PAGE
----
2020 probably wasn't anybody's favorite year. But there was a lot to celebrate of astronomical interest. It was so hard to choose a top ten, some similar events were grouped together. Asteroids, the Moon, Mars and the Sun all feature, and there were two splendid skywatching events.
New Horizons was nearing Pluto in 2015 and the mission team would need names for the surface features they discovered. So they appealed to the public. The names would
be informal ones, but they hoped the International Astronomical Union (IAU) would make them official.
Valentine's Day is no assurance that love is in the air. Hearts and flowers aren't guaranteed to come your way. You may or may not get one of the billion valentine cards that are sent each year. But heart shapes are everywhere and anyone can admire them. Here is a cosmic selection for everyone.
February second is Groundhog Day, a day that's a mystery to people outside North America. Even in the USA and Canada, it's more a bit of fun than a holiday. Yet however superficial it is now, it's the offshoot of traditions that began in Europe thousands of years ago.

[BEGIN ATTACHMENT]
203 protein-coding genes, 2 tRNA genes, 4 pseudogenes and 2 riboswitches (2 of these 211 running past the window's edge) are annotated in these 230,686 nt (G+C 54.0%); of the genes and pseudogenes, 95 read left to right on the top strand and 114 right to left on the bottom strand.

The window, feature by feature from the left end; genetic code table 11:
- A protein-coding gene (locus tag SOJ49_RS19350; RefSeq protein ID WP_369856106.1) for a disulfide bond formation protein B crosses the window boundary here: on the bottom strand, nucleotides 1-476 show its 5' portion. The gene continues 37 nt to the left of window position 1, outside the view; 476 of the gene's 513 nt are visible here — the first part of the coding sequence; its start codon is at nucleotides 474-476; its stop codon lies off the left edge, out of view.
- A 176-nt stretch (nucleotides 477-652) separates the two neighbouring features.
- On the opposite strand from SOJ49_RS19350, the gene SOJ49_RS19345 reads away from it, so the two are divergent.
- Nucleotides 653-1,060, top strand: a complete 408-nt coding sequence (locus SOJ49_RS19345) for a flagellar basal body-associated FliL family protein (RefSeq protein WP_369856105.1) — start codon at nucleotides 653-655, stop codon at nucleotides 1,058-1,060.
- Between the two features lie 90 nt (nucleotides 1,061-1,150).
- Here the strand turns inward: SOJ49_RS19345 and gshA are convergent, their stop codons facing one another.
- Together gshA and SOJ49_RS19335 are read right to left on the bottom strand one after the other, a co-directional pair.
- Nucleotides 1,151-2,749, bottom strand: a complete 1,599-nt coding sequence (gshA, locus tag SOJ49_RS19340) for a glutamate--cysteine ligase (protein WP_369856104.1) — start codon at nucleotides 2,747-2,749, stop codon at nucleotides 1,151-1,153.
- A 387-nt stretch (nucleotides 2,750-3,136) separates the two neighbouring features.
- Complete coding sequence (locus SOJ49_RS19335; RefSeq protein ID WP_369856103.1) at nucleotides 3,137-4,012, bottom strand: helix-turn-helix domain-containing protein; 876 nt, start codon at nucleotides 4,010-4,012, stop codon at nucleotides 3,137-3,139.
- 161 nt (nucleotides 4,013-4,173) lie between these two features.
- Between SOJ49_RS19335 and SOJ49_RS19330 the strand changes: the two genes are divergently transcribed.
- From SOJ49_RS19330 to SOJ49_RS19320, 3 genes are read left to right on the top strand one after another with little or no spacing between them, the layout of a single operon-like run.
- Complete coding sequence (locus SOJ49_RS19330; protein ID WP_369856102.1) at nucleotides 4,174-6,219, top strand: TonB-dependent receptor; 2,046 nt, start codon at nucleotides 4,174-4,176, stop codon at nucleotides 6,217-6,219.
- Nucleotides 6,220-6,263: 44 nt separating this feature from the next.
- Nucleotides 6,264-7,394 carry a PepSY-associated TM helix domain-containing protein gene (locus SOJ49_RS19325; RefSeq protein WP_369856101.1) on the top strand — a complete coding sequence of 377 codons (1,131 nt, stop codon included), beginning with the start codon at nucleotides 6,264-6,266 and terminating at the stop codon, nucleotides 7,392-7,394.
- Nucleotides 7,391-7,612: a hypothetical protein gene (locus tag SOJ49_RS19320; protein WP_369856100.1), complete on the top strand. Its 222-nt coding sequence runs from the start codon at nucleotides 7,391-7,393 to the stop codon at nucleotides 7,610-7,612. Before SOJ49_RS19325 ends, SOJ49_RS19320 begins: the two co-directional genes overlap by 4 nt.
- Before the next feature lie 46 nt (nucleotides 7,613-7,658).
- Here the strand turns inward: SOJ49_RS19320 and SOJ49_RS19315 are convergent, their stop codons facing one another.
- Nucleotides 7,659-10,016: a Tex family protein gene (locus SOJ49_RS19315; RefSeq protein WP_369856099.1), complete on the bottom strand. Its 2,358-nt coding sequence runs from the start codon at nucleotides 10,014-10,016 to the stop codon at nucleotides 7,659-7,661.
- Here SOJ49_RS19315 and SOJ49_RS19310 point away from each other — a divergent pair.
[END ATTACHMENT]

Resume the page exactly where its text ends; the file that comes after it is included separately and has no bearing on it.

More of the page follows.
When a rare planetary alignment opened up the outer Solar System, Voyager 1 was sent forth. It observed the gas giants Jupiter and Saturn and their moons. At nearly 4 billion miles from the Sun, the probe turned and took one last picture of home before continuing its journey to the stars.
Most people think of Galileo as the man who is a symbol of the heroic voice of truth against a powerful reactionary Church. However this mythic Galileo is not the one Dava Sobel's book, "Galileo's Daughter", reveals through his faith, his work and his daughter's love.
What's the difference between a meteor, a meteorite and a meteoroid? Is one of them the same as a shooting star? And what about asteroids and planetoids - which one is a minor planet? If any of these terms have puzzled you, here is a guide to help you out.